In terms of sensing solutions, This technology allows us to be both preemptive and preventive, so we have added AI to our edge treatment processing. This technology allows us to be both preemptive and preventive. Using edge AI we can understand a situation in real time and prevent accidents from happening while also maintaining operations. This additionally lowers costs of operations by monitoring the status of equipment and foreseeing any issues, which we like to say is a solution that detects signs and provides answers.
Japan is an island nation as you know and additionally is along the Pacific Ring of Fire, meaning it is extremely prone to natural disasters. This is an area where our sensor solutions department can really shine and provide solutions to clients for prevention.
With the demographic situation in Japan as it is, another field that has potential for our firm is the medical field. For this reason, we’ve actually developed a thermal camera for the medical field using our expertise in sensor equipment. This is designed to reduce the burden on patients and physicians while offering a wide range of testing applications such as arthritis, diabetes, and vibration disorder detection. This is the only medical thermal camera in Japan and easy to use as well as operate. Right now we are working on rolling out this camera to permanent and mobile medical clinics. I think this area is exciting and poses a lot of new opportunities for our expertise and technology.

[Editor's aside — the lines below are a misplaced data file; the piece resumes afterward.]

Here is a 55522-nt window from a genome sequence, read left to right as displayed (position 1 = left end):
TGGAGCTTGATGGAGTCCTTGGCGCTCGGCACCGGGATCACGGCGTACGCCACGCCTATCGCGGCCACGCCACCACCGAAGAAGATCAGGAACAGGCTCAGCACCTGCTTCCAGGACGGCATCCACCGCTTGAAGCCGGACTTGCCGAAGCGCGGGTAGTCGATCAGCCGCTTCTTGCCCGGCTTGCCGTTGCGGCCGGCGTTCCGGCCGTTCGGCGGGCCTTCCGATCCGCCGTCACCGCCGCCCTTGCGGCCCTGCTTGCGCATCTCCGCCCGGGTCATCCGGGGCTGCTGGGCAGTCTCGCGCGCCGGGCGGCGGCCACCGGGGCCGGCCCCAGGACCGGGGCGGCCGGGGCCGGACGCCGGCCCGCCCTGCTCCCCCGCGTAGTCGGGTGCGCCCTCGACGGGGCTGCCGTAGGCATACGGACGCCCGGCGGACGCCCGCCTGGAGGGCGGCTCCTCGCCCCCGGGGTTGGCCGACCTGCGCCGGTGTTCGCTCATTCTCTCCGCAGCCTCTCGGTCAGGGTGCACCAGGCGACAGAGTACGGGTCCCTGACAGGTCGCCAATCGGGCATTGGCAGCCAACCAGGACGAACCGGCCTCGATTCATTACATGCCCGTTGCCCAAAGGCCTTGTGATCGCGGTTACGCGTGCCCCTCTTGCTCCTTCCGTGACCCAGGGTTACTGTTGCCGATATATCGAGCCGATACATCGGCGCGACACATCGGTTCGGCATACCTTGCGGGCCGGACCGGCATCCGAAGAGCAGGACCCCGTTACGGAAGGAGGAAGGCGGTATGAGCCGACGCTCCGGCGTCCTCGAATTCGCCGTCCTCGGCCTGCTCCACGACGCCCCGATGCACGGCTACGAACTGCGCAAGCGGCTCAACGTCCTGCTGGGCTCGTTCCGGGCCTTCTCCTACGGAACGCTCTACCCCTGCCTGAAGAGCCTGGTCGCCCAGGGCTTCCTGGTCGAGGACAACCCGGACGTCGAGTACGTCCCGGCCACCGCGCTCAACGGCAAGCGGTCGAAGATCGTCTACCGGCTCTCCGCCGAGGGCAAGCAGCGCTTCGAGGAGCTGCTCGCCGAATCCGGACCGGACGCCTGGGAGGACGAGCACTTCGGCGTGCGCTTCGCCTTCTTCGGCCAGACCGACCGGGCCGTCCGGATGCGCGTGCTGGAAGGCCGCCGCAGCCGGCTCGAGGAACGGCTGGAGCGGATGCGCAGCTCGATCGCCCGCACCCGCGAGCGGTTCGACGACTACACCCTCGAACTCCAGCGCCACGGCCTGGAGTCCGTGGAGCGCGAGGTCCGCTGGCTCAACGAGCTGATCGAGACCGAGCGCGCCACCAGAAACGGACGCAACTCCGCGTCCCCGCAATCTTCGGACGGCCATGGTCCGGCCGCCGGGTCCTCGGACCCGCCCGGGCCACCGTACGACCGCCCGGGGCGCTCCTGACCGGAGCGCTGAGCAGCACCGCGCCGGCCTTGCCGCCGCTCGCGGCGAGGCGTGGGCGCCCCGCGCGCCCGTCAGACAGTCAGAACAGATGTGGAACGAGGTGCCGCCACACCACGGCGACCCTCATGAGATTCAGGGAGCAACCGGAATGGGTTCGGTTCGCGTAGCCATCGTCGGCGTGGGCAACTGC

Your firm clearly excels at sensing solutions, where you are able to exploit your infrared technology to the utmost and fullest. From security to industrial needs, you are catering to a wide variety of industries. We saw your recent release of the InfReC Thermo FLEX F50 Series, which allows you to measure temperatures automatically with an accuracy of 0.3 to 0.5 degrees Celsius. Going from aerospace solutions to the medical field is quite the jump in terms of applications. How does your expertise in joining solutions and information system business help you enter the medical market?
We have been developing defense systems for over 60 years. We have expanded into various fields based on defense technology, which requires this high level of reliability. In other words, this has not been a rapid transition from one industry to another, but a steady change throughout our history. We combine such existing technologies with new fields to develop our products.
InfReC Thermo FLEX F50
Your firm has created more than 2,500 types of hybrid integrated circuits (IC). As you know, Moore’s Law states that the number of transistors on a microchip doubles every two years, and in the electronics industry we are seeing a trend toward mass miniaturization. However, with this move, some issues have come as a result and there are many challenges pertaining to heat management still remaining. Can you tell us in more detail how your firm is reacting to this trend of miniaturization?